Magnolia Plantation to get azalea cuttings from U.S. arboretum
Azalea cuttings from the National Arboretum, bred from Magnolia Plantation azaleas like these, will rejoin hundreds of thousands of plants now at the plantation gardens.
Tom Johnson heads to the National Arboretum today to save some cuttings of Lowcountry history.
The azaleas will be from the prized Glenn Dale collection bred by former arboretum Director Ben Morrison in the 1940s, crossbreeds developed with cuttings from a type of Belgian indica azaleas at Magnolia Plantation. Johnson, the plantation's gardens director, is bringing them back to their roots. From the Magnolia greenhouse, the propagated azaleas will be planted in 30 other public and private gardens across the country.
Less than a year ago, these azaleas were doomed.
"These are some of our children and grandchildren," Johnson said. "We have learned it's really scary to have one plant in (only) one location."
Plant species can be devastated by any number of threats, including insects, diseases and natural disasters. These azaleas were about to be axed by budget cuts. The U.S. Department of Agriculture planned to pull them out and burn the stumps, as part of a cutback in operations at the Washington arboretum.
They were saved, for a while at least, by a public outcry of horticultural groups who understood their significance, then by an anonymous $1 million donation establishing an endowment. Among those who made that outcry was Scott Aker, the arboretum horticulture director.
"With things the way things are with the federal government, whether or not we're going to be able to take care of these (azaleas) is in question," Aker said. The Magnolia effort distributing the plants "is very important to us, so all the eggs are not in one basket. A plant is lost forever when it's lost."
The azaleas are among 10,000 that Morrison planted 65 years ago. Aker estimates that about 3,000 are left. Ironically, a lot of the others were lost because of staff cutbacks during budget cuts in late 1980s and early 1990s.
How many will be given to Magnolia isn't a given -- only 500 have been approved for this trip. A few hundred is routine, said Colien Hefferan, arboretum director. "Whether one garden would be able to take thousands of cuttings is something we'll have to talk about."
Not only was Morrison the arboretum's first director, he was in the forefront of propagating species of what historically had been considered a common man's plant.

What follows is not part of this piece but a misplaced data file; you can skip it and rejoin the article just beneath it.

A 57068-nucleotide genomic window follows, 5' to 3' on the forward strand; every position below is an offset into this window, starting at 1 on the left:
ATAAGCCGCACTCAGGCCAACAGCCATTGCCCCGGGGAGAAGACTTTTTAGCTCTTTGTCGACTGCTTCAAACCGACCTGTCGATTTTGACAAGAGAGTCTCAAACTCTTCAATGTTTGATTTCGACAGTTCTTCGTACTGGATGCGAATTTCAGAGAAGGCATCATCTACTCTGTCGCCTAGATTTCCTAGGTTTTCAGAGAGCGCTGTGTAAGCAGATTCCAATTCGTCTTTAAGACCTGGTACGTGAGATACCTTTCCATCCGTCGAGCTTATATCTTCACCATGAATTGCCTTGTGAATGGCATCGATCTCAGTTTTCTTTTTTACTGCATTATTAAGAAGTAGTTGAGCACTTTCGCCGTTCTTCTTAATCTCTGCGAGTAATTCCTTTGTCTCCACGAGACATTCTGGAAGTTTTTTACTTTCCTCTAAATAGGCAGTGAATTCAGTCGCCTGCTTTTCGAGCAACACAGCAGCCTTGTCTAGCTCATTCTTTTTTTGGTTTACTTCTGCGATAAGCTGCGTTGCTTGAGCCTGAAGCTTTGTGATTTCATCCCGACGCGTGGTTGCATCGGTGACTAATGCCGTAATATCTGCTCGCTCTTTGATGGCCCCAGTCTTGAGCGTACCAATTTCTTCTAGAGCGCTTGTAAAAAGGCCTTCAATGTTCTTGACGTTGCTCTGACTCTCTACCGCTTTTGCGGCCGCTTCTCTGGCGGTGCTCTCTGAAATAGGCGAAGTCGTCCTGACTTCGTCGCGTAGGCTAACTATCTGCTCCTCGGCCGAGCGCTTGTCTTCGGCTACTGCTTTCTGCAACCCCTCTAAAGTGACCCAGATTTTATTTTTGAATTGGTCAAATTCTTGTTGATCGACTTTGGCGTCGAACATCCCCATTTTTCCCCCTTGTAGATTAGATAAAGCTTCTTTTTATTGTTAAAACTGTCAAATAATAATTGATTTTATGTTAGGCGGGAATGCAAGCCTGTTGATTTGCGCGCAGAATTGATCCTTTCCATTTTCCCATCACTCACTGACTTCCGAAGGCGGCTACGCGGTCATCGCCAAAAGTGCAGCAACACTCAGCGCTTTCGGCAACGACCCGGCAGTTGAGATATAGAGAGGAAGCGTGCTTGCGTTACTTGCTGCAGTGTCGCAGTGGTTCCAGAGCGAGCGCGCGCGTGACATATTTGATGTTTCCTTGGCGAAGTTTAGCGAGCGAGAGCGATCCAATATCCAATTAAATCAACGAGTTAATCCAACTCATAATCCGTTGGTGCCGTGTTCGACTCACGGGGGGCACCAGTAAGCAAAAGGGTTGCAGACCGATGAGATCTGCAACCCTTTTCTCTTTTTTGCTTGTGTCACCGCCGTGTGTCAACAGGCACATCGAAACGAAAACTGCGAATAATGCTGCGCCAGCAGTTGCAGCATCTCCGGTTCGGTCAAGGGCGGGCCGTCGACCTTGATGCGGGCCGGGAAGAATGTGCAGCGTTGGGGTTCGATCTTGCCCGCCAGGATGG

The azaleas are among some 60,000 now at the arboretum. In the commercial horticulture world, they have a fatal flaw: Morrison's records for them have been lost. The azaleas do not have names and are unsourced -- nobody really knows what each one is or where its cuttings came from.
"They have 'no value,' " Johnson said. "Taxonomists are like economists. They see the world in a very narrow view."
That doesn't decrease their value to Magnolia or the garden community worldwide, he said. The azaleas are among the "old ones," considered to be the most valuable of any plant species because their DNA might carry genes that could resist insects or diseases that kill more contemporary plants.
And, "they are Ben Morrison's life and legacy. That should not be arbitrarily lost to budget cuts," Johnson said. He is among four Magnolia staffers who will make the trip. The Norfolk Botanical Gardens curator from Virginia also will take plants to propagate at that site.
Along with thousands of other azaleas, the group will cut from private collections in the Washington area, the Morrison plants will make their way back to the Magnolia gardens among hundreds of thousands of other azaleas.
Morrison hybrid-bred the original Magnolia azaleas to be more tolerant to mid-Atlantic cold, but Johnson is confident that at least 80 percent will survive in the shaded plantation gardens where camellias thrive.
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